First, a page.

Israel is the “Start-Up Nation,” and as such has attracted a lot of foreign investment, especially from investment firms and venture capital funds in America’s so-called “Silicon Valley.”
So the sudden collapse on Friday of Silicon Valley Bank (SVB), a major player in high-tech investments around the world, was immediate cause for concern in the Jewish state.
In a statement issued from Rome, Prime Minister Benjamin Netanyahu sought to ease any feelings of doubt:
“I am closely following the collapse of the American investment bank SVB, which is creating a deep crisis in the high-tech world. I held talks from Rome with high-tech officials in Israel, and upon my return to Israel I will discuss the extent of the crisis with the ministers of finance and economy and the governor of the Bank of Israel.
“If necessary, out of responsibility for the companies and employees of high-tech in Israel, we will take steps that will help Israeli companies, whose operations are centered in Israel, to overcome the cash flow crisis that has arisen for them due to the upheaval. Israel’s economy is strong and stable, and this is again reflected in this crisis as well.”
Finance Minister Bezalel Smotrich tweeted that he was establishing a special team to monitor the fallout of Silicon Valley Bank’s collapse and to aid any Israeli or Israel-based high-tech companies impacted by hit.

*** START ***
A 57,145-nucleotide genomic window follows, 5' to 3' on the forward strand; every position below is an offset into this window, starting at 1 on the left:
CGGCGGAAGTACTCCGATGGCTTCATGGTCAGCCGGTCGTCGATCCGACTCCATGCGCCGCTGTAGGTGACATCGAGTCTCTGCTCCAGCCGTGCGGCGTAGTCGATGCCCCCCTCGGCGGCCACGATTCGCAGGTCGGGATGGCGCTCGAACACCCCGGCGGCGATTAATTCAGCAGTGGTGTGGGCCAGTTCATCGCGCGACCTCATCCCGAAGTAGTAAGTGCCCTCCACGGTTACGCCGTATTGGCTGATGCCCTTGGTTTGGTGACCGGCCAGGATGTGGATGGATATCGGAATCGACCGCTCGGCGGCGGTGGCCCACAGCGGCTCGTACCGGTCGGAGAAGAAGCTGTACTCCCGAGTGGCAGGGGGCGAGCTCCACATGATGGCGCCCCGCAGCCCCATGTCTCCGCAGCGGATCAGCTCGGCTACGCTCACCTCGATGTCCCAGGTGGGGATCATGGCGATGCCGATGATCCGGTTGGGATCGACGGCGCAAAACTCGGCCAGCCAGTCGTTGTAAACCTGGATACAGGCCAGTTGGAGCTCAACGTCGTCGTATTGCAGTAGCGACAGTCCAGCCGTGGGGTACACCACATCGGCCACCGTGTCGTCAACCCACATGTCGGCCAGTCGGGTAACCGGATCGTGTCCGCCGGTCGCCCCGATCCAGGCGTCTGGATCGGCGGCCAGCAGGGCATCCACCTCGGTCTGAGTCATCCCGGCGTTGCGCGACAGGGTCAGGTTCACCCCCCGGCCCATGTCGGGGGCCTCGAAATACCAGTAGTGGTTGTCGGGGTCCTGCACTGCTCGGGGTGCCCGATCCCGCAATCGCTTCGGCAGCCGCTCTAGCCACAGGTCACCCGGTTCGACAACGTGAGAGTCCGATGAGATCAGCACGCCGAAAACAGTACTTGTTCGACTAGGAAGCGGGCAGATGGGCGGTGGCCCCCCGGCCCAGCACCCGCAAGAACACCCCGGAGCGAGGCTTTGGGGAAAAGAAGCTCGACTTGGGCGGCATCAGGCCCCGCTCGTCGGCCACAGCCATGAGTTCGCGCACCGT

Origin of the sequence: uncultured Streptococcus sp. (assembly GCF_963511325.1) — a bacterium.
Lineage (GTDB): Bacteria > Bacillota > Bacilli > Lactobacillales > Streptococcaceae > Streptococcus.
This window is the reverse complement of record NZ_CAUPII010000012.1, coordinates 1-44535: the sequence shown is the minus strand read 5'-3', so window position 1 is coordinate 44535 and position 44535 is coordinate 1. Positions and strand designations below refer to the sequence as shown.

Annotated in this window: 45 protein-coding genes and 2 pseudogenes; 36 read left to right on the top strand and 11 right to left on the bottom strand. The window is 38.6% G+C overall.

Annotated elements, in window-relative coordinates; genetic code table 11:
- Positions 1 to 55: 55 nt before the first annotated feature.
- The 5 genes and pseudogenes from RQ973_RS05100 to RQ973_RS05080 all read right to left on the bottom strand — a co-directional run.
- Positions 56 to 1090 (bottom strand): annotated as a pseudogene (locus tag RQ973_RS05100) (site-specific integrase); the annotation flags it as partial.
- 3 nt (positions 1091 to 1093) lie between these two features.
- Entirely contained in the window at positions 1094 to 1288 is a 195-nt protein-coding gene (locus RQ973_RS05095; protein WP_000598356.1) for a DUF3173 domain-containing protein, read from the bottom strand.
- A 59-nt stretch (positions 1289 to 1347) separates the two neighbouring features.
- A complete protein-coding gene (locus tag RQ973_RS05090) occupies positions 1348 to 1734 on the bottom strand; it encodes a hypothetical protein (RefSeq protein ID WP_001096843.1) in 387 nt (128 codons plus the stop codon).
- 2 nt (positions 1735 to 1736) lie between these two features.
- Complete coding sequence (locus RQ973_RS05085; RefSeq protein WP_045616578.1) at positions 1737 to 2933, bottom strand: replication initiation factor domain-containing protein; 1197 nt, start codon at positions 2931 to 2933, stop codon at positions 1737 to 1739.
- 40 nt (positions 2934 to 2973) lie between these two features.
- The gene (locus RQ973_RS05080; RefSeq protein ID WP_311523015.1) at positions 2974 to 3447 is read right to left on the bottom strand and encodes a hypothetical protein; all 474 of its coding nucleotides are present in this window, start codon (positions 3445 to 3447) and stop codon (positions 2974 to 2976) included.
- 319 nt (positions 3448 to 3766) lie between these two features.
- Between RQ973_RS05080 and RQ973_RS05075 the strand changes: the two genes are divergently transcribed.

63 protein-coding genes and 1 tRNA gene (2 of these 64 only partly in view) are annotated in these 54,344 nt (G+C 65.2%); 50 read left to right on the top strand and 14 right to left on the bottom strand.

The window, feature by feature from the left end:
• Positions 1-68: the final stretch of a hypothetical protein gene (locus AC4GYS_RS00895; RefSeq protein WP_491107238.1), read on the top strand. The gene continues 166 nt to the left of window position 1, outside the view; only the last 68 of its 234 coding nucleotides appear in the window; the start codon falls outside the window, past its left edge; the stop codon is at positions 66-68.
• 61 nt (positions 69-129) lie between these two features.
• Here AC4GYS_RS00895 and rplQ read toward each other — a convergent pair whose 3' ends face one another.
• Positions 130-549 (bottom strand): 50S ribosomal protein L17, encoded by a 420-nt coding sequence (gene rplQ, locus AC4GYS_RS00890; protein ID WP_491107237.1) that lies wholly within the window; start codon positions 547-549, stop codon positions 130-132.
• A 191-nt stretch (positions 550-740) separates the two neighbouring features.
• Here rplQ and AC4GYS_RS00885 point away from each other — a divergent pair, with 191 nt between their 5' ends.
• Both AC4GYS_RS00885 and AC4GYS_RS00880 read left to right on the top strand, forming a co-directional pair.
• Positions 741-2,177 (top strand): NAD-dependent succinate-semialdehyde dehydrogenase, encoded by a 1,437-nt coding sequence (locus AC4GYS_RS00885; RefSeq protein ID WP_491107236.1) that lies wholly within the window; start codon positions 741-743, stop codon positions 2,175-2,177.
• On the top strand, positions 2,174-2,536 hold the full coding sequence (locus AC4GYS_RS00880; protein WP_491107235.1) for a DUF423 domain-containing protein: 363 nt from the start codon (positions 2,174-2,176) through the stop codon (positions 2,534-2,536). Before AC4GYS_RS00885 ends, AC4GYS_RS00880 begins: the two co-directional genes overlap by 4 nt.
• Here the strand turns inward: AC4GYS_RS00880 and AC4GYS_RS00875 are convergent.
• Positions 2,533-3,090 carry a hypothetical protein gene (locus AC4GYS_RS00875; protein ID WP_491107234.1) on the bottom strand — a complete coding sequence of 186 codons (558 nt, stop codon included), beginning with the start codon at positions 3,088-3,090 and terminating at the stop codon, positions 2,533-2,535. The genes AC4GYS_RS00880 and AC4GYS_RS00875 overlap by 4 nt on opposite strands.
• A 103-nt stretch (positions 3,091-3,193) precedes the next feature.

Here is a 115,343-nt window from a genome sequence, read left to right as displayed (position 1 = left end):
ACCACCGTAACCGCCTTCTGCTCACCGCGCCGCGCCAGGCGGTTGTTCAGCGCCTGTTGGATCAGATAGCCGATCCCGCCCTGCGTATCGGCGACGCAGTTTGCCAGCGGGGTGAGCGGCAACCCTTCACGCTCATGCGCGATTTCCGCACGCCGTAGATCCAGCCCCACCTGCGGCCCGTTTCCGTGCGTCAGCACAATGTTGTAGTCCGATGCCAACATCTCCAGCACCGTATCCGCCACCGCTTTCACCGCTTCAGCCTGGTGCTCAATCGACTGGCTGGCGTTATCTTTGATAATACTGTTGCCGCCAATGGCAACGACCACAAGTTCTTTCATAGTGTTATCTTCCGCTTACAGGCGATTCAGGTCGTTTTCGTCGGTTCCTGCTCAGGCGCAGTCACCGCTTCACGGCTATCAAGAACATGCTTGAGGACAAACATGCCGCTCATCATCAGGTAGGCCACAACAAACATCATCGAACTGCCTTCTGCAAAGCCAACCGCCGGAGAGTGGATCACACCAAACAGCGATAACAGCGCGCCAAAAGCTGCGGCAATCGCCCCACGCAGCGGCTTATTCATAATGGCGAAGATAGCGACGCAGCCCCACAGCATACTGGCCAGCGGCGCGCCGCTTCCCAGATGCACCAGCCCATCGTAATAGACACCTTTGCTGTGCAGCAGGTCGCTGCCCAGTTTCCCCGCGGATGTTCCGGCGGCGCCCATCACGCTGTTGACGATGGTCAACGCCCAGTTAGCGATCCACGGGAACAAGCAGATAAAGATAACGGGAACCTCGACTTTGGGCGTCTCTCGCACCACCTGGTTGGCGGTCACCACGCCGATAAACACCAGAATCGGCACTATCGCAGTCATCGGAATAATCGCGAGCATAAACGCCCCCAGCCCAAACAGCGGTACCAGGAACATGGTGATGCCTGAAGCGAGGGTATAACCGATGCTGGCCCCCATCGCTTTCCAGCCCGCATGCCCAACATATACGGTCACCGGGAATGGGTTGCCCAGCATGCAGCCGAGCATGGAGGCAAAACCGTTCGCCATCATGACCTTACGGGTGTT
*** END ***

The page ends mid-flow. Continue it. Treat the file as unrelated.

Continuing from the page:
Smotrich was scheduled to fly to the US on Sunday to address a financial conference and meet with local Jewish leaders. The most pressing matter on his agenda might now be evaluating the impact of SVB’s demise on the Israeli economy.
Hundreds of Israeli tech firms and startups had accounts at SVB, which had a branch in Tel Aviv.
Smotrich said, “Faced with the shock of the collapse of the American investment bank SVB, the Ministry of Finance under my leadership has been working since [Saturday] evening to formulate a situational picture and solutions. We stand by the Israeli hi-tech companies and will accompany them even in moments of crisis.”
The US State Department debated whether or not to even allow Smotrich into the country given his far-right and religious views and policies. Earlier in the month, he quipped that Israel should “wipe out” the Palestinian village of Huwara given the number of anti-Jewish terrorist attacks that occur there. Upon taking up his current position, Smotrich said the Bible would be his guide in managing Israel’s economy.
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